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They sexually assaulted women on camera. Now it's their turn to be exposed. For good.

If you aren't familiar with the land of YouTube, you might not be aware of this sexual assault scandal wherein a famous vlogger named Sam Pepper went around groping women as a "prank." He hid a fake arm in his sweatshirt pocket and used his real arm to grab their butts when they turned to give him directions. It was creepy and gross. It still is creepy and gross. Unsurprisingly, he's done other videos that were even creepier and grosser. Since then, vlogger Laci Green and the YouTube community have called him out, writing an open letter to Sam, campaigning to stop this insanity. After doing some investigative work, Laci discovered multiple women have been attacked not just by Sam, but by other YouTubers as well, and decided to make this video. It's shocking and upsetting, and we as a community need to watch her video and do something about these so called "pranks." Because they're not pranks. At 2:49, Sam Pepper responds in the worst way humanly possible. At 4:00, Laci discusses the newest allegations. At 6:45, she talks about what you can do.TRIGGER WARNING: There's lots of discussion of assault as well as brief clips of YouTubers street harassing and groping women in this. From 0:43 to 1:40 are the Sam Pepper incidents; 5:40-6:24 shows other YouTubers being awful.

They sexually assaulted women on camera. Now it's their turn to be exposed. For good.

I asked Laci how we can help, and she asked everyone to share this and report any videos on YouTube that endorse this kind of behavior. Up to you, but I'll owe you one.

Courtesy of Verizon
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If someone were to say "video games" to you, what are the first words that come to mind? Whatever words you thought of (fun, exciting, etc.), we're willing to guess "healthy" or "mental health tool" didn't pop into your mind.

And yet… it turns out they are. Especially for Veterans.

How? Well, for one thing, video games — and virtual reality more generally — are also more accessible and less stigmatized to veterans than mental health treatment. In fact, some psychiatrists are using virtual reality systems for this reason to treat PTSD.

Secondly, video games allow people to socialize in new ways with people who share common interests and goals. And for Veterans, many of whom leave the military feeling isolated or lonely after they lose the daily camaraderie of their regiment, that socialization is critical to their mental health. It gives them a virtual group of friends to talk with, connect to, and relate to through shared goals and interests.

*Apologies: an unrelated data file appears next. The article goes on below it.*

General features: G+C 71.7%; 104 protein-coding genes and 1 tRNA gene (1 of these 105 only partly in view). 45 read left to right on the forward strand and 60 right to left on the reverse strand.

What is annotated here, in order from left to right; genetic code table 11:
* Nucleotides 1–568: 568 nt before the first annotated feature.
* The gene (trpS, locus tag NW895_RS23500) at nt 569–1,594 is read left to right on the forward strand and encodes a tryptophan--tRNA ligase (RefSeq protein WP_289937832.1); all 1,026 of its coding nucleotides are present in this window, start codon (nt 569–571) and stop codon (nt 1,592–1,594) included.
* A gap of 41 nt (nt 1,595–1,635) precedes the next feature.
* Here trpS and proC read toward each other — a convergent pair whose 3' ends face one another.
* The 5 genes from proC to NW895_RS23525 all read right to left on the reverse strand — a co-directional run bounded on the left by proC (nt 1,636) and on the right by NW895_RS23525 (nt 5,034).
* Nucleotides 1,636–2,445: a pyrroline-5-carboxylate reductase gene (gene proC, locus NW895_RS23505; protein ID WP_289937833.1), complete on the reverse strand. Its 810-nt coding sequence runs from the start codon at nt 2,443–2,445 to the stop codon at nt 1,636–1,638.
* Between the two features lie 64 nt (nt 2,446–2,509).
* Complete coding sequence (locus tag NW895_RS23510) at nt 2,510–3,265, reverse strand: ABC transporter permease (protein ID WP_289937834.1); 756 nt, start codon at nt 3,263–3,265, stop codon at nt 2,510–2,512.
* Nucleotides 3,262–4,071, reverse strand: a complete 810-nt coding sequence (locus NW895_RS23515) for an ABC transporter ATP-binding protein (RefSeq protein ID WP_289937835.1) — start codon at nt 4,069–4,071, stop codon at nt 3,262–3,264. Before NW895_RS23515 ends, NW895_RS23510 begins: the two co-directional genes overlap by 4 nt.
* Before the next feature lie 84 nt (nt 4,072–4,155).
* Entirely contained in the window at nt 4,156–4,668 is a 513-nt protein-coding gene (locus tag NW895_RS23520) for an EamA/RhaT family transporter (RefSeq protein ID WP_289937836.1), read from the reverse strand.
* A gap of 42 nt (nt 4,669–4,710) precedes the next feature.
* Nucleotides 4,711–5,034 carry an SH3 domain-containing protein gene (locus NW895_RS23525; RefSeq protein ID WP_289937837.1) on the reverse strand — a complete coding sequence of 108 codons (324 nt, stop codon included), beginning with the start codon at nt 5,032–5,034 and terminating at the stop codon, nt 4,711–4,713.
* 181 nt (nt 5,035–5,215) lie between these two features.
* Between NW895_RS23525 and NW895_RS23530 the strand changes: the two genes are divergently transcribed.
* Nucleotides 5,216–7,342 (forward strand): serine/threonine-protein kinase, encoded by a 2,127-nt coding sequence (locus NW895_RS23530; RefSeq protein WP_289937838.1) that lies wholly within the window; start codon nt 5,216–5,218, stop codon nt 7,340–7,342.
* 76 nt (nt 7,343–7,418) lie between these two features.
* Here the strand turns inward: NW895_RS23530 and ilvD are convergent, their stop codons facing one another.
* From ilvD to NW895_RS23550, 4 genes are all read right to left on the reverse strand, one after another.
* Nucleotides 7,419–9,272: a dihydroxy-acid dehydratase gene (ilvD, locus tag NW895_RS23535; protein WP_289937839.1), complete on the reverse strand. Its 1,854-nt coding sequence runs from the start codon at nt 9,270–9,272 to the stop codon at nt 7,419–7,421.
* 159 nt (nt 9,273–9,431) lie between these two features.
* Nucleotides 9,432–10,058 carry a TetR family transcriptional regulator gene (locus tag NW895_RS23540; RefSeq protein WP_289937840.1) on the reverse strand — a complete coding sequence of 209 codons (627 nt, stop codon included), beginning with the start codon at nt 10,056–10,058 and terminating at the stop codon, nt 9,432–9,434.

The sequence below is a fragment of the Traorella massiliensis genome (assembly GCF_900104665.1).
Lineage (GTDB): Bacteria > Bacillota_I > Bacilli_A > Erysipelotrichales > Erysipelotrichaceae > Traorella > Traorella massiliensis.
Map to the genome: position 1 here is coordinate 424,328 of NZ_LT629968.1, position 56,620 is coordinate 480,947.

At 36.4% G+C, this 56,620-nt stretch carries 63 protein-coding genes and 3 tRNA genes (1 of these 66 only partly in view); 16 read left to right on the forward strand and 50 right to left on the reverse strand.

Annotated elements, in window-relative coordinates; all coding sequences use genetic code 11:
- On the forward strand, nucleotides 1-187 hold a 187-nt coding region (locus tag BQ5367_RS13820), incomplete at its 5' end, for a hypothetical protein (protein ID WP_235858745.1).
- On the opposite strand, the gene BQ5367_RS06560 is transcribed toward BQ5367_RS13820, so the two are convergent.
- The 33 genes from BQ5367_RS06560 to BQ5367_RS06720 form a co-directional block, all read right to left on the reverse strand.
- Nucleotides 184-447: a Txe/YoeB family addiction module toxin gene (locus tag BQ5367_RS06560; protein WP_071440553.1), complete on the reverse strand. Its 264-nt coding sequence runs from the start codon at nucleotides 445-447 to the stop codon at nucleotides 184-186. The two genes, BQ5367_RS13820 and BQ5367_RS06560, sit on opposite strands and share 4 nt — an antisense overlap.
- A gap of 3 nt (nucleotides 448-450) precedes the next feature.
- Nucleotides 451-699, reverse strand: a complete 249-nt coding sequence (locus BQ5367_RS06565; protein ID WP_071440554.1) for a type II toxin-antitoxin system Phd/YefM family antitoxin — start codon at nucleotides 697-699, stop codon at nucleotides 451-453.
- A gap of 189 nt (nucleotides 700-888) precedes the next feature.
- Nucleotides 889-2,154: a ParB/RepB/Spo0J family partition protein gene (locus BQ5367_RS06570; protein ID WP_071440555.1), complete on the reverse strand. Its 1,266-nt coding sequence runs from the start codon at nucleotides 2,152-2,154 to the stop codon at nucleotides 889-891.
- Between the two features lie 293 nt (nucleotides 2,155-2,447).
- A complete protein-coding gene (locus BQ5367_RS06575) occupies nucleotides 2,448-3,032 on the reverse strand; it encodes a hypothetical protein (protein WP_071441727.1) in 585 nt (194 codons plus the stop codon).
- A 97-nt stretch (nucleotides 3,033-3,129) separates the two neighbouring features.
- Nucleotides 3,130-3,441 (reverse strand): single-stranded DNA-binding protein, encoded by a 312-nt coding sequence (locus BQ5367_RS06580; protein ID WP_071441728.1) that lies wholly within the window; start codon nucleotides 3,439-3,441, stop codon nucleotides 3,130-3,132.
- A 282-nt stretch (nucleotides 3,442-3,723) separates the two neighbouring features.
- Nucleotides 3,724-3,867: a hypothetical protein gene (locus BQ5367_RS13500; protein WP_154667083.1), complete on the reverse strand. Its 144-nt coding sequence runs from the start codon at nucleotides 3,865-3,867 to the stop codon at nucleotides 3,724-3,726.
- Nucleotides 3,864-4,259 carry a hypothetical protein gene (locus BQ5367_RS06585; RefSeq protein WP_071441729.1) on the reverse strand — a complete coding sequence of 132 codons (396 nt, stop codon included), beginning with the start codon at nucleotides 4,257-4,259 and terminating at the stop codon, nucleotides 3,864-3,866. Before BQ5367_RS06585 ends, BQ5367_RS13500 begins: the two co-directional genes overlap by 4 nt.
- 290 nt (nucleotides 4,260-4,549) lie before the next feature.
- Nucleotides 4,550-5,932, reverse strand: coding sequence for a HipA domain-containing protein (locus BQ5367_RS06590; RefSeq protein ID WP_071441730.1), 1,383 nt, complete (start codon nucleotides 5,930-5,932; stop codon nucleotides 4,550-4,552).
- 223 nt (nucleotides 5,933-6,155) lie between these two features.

In addition, according to a 2018 study, since many video games simulate real-life situations they encountered during their service, it makes socialization easier since they can relate to and find common ground with other gamers while playing.

This can help ease symptoms of depression, anxiety, and even PTSD in Veterans, which affects 20% of the Veterans who have served since 9/11.

Watch here as Verizon dives into the stories of three Veteran gamers to learn how video games helped them build community, deal with trauma and have some fun.

Band of Gamers www.youtube.com

Video games have been especially beneficial to Veterans since the beginning of the pandemic when all of us — Veterans included — have been even more isolated than ever before.

And that's why Verizon launched a challenge last year, which saw $30,000 donated to four military charities.

And this year, they're going even bigger by launching a new World of Warships charity tournament in partnership with Wargaming and Wounded Warrior Project called "Verizon Warrior Series." During the tournament, gamers will be able to interact with the game's iconic ships in new and exciting ways, all while giving back.

Together with these nonprofits, the tournament will welcome teams all across the nation in order to raise money for military charities helping Veterans in need. There will be a $100,000 prize pool donated to these charities, as well as donation drives for injured Veterans at every match during the tournament to raise extra funds.

Verizon is also providing special discounts to Those Who Serve communities, including military and first responders, and they're offering a $75 in-game content military promo for World of Warships.

Tournament finals are scheduled for August 8, so be sure to tune in to the tournament and donate if you can in order to give back to Veterans in need.

Courtesy of Verizon

via CNN / Twitter

Eviction seemed imminent for Dasha Kelly, 32, and her three young daughters Sharron, 8; Kia, 6; and Imani, 5, on Monday. The eviction moratorium expired over the weekend and it looked like there was no way for them to avoid becoming homeless.

The former Las Vegas card dealer lost her job due to casino closures during the pandemic and needed $2,000 to cover her back rent. The mother of three couldn't bear the thought of being put out of her apartment with three children in the scorching Nevada desert.

"I had no idea what we were going to do," Kelly said, according to KOAT.

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